New York, Saturday, Feb. 20,1864.
The Hon. N. G. Taylor, former Representative from East Tennessee:
Dear Sir,—The undersigned having been made aware of the important
mission with which you are charged, under the approbation of the Governor
of Tennessee, namely, the relief of the suffering Union men of that State,
are desirous that you should make a statement of your mission and of the
condition of that loyal but unfortunate population to the people of this
city, to the end that they may be enabled to participate in the wide move¬
ment which is now making to alleviate their sufferings.
They, therefore, earnestly desire that you will name a day when it will
be convenient for you to address a public meeting to be held in New York
for this purpose.
Respectfully, your obedient servants,
W. E. Dodge, Adrian Iselik,
Jonathan Stcrges, RoBr. B. Roosevelt,
Wm, T. Blodgett, Hiram Walbridge,
Peter Cooper, George Griswold,
George Opdyke, John C. Green,
Charles Butler, Morris Ketchum,
Wm. K. Strong, S. B. Chittenden,
John Austin Stevens, Jr.
New York, Monday, March 1, 1864,
Gentlemen,—I have the honor to own receipt of your kindly letter of
Feb. 20, inviting me to name an evening upon which I may address the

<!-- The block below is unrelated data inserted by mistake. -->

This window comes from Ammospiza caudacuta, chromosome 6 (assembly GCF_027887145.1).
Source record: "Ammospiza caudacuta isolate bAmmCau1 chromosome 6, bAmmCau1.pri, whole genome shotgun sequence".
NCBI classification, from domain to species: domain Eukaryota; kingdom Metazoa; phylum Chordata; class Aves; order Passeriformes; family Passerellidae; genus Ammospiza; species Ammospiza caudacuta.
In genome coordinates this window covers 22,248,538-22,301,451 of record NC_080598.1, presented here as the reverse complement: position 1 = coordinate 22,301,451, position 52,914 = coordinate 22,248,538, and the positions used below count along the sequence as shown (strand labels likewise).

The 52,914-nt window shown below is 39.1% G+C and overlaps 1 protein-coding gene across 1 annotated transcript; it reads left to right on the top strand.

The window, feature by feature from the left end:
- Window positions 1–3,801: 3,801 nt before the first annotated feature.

people of the city of New York upon the unhappy condition and suffer¬
ing of the Union men of East Tennessee, and solicit from your often taxed
but always generous liberality, some aid and relief to my unfortunate
neighbors and friends in that section.
I have just returned from a tour through the Eastern States, where I
have been received with the utmost kindness, and where my efforts have
met with success.
I will have the honor of addressing the citizens of New York on Thurs¬
day evening next, 10th inst., if agreeable to you.
Thanking you in the name of my countrymen for your kindness,
I have the honor to remain your obedient servant,
N. G. Taylor.
Messrs. W. E. Dodge, Jonathan Sturges, William T. Blodgett, Peter
Cooper, George Opdyke, and others.